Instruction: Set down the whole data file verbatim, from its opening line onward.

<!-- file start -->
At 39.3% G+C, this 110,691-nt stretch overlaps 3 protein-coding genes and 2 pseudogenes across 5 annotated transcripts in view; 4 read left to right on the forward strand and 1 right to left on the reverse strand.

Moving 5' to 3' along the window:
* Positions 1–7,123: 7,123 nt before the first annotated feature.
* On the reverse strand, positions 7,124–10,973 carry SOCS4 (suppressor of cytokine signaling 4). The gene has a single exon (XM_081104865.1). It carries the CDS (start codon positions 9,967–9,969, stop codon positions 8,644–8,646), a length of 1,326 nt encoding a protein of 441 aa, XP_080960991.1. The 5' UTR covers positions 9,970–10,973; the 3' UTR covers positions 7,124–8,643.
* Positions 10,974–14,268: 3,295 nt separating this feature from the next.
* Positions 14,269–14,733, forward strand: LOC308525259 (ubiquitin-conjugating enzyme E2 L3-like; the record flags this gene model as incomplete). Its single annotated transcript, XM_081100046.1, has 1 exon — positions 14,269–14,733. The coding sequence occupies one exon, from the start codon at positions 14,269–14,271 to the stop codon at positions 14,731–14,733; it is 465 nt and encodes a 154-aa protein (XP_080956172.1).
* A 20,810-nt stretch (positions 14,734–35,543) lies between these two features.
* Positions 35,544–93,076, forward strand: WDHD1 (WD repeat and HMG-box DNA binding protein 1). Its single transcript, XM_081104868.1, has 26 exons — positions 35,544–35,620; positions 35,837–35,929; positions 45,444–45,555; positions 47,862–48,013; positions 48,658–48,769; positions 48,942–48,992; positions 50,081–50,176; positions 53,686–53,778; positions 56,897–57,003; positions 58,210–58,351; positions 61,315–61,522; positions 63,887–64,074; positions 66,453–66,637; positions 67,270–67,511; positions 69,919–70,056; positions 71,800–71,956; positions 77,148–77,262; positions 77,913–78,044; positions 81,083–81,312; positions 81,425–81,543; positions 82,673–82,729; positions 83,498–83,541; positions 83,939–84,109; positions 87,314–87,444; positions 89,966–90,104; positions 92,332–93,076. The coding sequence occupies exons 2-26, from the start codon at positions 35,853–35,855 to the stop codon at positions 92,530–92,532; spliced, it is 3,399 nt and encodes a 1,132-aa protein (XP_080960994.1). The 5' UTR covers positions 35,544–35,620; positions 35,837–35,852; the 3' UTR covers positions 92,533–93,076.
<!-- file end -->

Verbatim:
At 39.3% G+C, this 110,691-nt stretch overlaps 3 protein-coding genes and 2 pseudogenes across 5 annotated transcripts in view; 4 read left to right on the forward strand and 1 right to left on the reverse strand.

Moving 5' to 3' along the window:
* Positions 1–7,123: 7,123 nt before the first annotated feature.
* On the reverse strand, positions 7,124–10,973 carry SOCS4 (suppressor of cytokine signaling 4). The gene has a single exon (XM_081104865.1). It carries the CDS (start codon positions 9,967–9,969, stop codon positions 8,644–8,646), a length of 1,326 nt encoding a protein of 441 aa, XP_080960991.1. The 5' UTR covers positions 9,970–10,973; the 3' UTR covers positions 7,124–8,643.
* Positions 10,974–14,268: 3,295 nt separating this feature from the next.
* Positions 14,269–14,733, forward strand: LOC308525259 (ubiquitin-conjugating enzyme E2 L3-like; the record flags this gene model as incomplete). Its single annotated transcript, XM_081100046.1, has 1 exon — positions 14,269–14,733. The coding sequence occupies one exon, from the start codon at positions 14,269–14,271 to the stop codon at positions 14,731–14,733; it is 465 nt and encodes a 154-aa protein (XP_080956172.1).
* A 20,810-nt stretch (positions 14,734–35,543) lies between these two features.
* Positions 35,544–93,076, forward strand: WDHD1 (WD repeat and HMG-box DNA binding protein 1). Its single transcript, XM_081104868.1, has 26 exons — positions 35,544–35,620; positions 35,837–35,929; positions 45,444–45,555; positions 47,862–48,013; positions 48,658–48,769; positions 48,942–48,992; positions 50,081–50,176; positions 53,686–53,778; positions 56,897–57,003; positions 58,210–58,351; positions 61,315–61,522; positions 63,887–64,074; positions 66,453–66,637; positions 67,270–67,511; positions 69,919–70,056; positions 71,800–71,956; positions 77,148–77,262; positions 77,913–78,044; positions 81,083–81,312; positions 81,425–81,543; positions 82,673–82,729; positions 83,498–83,541; positions 83,939–84,109; positions 87,314–87,444; positions 89,966–90,104; positions 92,332–93,076. The coding sequence occupies exons 2-26, from the start codon at positions 35,853–35,855 to the stop codon at positions 92,530–92,532; spliced, it is 3,399 nt and encodes a 1,132-aa protein (XP_080960994.1). The 5' UTR covers positions 35,544–35,620; positions 35,837–35,852; the 3' UTR covers positions 92,533–93,076.